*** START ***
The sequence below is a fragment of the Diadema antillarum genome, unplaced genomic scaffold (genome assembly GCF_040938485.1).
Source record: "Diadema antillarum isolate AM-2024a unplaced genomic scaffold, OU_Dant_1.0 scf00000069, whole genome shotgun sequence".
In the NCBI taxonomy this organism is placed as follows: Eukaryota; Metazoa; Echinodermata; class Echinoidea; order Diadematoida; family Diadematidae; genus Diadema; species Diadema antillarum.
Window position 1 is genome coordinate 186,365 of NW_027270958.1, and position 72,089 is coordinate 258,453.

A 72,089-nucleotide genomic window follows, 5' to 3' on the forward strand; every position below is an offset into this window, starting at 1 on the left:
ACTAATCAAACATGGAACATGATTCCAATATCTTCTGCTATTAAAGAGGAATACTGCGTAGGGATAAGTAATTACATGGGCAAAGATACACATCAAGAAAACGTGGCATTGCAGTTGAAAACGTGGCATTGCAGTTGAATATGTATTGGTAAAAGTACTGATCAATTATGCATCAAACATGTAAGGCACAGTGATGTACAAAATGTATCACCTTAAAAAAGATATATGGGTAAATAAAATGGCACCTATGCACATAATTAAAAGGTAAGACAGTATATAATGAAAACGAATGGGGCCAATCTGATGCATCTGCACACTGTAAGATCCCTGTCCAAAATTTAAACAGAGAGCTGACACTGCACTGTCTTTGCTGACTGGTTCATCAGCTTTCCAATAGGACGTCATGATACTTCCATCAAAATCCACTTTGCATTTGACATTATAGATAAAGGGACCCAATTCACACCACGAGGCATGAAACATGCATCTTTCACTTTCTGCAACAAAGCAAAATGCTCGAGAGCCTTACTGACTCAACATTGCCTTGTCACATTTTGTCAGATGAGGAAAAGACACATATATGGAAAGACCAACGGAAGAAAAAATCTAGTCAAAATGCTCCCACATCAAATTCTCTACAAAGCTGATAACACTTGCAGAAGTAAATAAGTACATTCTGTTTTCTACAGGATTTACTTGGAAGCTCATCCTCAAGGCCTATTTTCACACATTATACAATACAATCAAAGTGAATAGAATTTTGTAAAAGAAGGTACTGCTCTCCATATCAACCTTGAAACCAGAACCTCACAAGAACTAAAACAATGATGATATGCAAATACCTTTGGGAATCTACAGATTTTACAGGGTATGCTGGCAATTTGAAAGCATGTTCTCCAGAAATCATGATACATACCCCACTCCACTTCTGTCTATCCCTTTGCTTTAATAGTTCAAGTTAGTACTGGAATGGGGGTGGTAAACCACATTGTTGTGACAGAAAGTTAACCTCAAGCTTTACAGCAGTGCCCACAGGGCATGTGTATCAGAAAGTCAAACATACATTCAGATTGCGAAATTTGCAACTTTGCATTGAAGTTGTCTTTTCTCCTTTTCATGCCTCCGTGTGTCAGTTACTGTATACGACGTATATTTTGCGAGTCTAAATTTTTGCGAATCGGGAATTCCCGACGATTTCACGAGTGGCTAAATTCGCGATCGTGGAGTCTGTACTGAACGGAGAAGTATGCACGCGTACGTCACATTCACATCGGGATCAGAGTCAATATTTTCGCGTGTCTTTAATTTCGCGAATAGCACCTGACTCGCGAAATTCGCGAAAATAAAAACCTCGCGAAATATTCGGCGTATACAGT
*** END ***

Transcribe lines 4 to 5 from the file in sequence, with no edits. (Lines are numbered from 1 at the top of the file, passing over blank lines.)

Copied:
Window position 1 is genome coordinate 186,365 of NW_027270958.1, and position 72,089 is coordinate 258,453.

A 72,089-nucleotide genomic window follows, 5' to 3' on the forward strand; every position below is an offset into this window, starting at 1 on the left: